The above web page also recommends pushing the brush away from you as you exhale. I think it would be easy to get into the habit of doing the cutting in when you exhale and pulling the brush back as you inhale.

Rots O' Ruck

drewhart 11-14-2008 08:01 AM

make sure to push the tape down good. only let the brush touch it when cutting in. dont let the roller globber all over it. it shouldn't bleed. is the wall color similar to the trim? if so, it doesn't really matter.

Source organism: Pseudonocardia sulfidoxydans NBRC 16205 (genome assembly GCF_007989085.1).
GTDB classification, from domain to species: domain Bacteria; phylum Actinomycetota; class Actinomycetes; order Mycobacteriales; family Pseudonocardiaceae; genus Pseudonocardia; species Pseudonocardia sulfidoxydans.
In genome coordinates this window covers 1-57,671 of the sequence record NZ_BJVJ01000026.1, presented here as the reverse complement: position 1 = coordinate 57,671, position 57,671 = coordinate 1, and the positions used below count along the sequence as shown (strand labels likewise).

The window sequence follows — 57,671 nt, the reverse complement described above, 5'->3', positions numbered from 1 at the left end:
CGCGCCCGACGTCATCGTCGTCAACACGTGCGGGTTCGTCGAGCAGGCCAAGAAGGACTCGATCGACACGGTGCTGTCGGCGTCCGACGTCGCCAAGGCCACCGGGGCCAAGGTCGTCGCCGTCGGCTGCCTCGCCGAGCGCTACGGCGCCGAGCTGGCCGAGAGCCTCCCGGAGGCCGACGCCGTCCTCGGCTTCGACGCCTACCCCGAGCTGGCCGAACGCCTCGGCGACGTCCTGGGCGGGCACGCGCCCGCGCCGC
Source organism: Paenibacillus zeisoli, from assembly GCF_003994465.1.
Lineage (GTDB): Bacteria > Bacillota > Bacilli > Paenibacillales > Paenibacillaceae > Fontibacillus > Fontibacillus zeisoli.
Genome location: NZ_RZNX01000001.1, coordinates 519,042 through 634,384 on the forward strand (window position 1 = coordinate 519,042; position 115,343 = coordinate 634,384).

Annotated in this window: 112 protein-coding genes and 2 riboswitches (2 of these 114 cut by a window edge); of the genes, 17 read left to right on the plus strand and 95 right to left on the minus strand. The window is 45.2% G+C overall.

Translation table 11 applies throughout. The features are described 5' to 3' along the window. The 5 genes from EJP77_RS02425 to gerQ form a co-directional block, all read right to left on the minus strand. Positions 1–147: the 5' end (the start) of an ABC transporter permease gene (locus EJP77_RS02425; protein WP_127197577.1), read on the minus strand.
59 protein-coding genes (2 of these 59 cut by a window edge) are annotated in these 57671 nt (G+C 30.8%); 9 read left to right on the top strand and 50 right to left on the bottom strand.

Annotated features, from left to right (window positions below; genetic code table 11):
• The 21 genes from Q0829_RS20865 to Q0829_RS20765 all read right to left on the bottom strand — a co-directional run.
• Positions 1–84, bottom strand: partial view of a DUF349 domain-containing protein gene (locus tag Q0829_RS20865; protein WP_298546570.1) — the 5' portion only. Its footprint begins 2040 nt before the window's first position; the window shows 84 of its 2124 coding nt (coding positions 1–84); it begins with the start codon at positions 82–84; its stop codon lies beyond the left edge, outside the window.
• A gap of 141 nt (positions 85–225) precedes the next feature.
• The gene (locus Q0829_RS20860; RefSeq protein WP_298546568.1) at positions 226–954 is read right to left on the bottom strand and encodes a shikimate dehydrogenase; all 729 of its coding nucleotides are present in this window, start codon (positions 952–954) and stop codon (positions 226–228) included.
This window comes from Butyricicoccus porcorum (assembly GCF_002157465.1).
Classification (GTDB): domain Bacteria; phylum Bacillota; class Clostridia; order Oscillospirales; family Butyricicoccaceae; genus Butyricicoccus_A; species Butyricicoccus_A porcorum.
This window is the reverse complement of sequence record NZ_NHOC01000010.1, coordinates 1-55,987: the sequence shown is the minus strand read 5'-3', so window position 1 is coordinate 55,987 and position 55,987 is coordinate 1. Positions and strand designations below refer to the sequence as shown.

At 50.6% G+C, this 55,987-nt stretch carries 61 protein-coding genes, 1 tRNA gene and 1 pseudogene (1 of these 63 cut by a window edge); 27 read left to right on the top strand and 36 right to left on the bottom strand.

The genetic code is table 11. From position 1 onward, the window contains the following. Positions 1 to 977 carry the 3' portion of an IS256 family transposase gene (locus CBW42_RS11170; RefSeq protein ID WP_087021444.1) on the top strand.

Illinois G.C. 11-14-2008 09:47 AM

Thanks for all the advice guys

downunder 11-14-2008 06:32 PM


A quality brush, quality paint, and a steady hand, are the best tools
Aside from this excellent advice, I lay the paint on close, but not right up to, the edge, then pull it a second time to finish. If it's a little thin on that last 1/16th of an inch, you will never notice. At least not as much as one color all over another.

heathr 11-15-2008 08:00 PM


Originally Posted by Illinois G.C. (Post 183058)
I suck at cutting in. Is ther a tool that can give me a nice straight clean line???:mad: